Limiting Your Minnesota Estate Tax Liability
While the majority of estates are not subject to federal estate taxes, high-net-worth individuals should consider ways to minimize their estate tax liabilities, now and in the future. And Minnesotans who have accumulated more than $3 million in assets can also benefit from proper estate tax planning. The experienced trusts and estates attorneys at Guttman Law can advise you about a number of innovative strategies, such as:
Tax-Free Annual Gifting
For the year 2021, the annual gift tax exclusion is $15,000 for individuals and $30,000 for married couples. This means that you are allowed to make annual monetary gifts up to these amounts to as many individuals as you like without paying gift or estate taxes. Tax-free annual gifting may be used to reduce potential estate tax liabilities. This type of gifting may allow you to provide beneficiaries with a portion of their inheritance while you are living, which could allow you to see them enjoy it.
Many people would like to leave a charitable legacy. One way to do so is to establish a charitable trust. In a charitable remainder trust, for example, certain property is transferred into the trust, and beneficiaries are designated to receive trust income for a set period of time. After that period ends, the “remainder” or the amount that is left is provided to a charitable organization, such as a university, nonprofit organization, or medical center.
Irrevocable Life Insurance Trust
Although proceeds from life insurance pass outside of your estate, the cash value of the policy is included in a deceased persons’ estate for taxable value. This could significantly impact the final proceeds received by the beneficiaries. By properly transferring ownership of an insurance policy to an Irrevocable Life Insurance Trust (ILIT) or buying a life insurance in the ILIT, the proceeds will be excluded from the taxable estate, which can then be used to pay debts, final expenses, and income to the beneficiaries.
Qualified Personal Residence Trust
For many, a home is one of the largest components of their taxable estate. However, it is possible to minimize estate taxes by establishing a qualified personal residence trust (QRPT). Here’s how it works: title to the home is transferred into the trust for the benefit of family members, and you continue residing in the home for a specified period of time. After the end of the specified period, you may continue to live in the home, but you must pay rent to your family or designated beneficiary in order to avoid the inclusion of the residence in your estate.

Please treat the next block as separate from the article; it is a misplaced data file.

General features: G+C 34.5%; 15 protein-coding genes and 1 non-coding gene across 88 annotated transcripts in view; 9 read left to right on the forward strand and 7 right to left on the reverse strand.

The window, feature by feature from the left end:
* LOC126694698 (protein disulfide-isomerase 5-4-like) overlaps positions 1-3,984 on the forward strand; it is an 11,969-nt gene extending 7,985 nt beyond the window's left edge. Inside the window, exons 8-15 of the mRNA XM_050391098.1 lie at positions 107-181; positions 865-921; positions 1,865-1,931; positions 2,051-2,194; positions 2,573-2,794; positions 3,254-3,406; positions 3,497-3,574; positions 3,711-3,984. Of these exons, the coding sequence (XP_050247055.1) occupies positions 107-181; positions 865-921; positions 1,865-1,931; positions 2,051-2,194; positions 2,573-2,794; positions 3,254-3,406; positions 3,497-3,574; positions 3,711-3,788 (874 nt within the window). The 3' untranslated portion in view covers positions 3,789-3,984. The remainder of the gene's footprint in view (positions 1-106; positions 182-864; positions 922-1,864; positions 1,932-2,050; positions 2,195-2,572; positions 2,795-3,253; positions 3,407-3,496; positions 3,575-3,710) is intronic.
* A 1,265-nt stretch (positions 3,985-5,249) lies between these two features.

Upon your death, the property and any appreciated value from the time of the transfer passes to your beneficiaries, without estate tax consequences. Should you pass away before the set time period ends, however, the value of the home will be included in the taxable value of your estate.
A generation-skipping trust (GST) is one in which assets are passed directly to grandchildren, great-grandchildren, and other descendants (the “skip persons”), thereby skipping the next generation (your children). Also referred to as a dynasty trust, a GST can take advantage of the current exemption amounts, but there are potential estate tax consequences to consider when the exemption amounts revert back to pre-2018 levels.
Contact Our Experienced Minnesota Estate Tax Planning Attorneys
When you partner with Guttman Law, our legal team can work with you to minimize your estate tax liability. We are up-to-date with applicable estate tax laws and can help you prepare for potential tax law changes down the road. You’ve worked hard to build your legacy, and we are available to help you preserve it. Contact our estate tax planning attorneys today.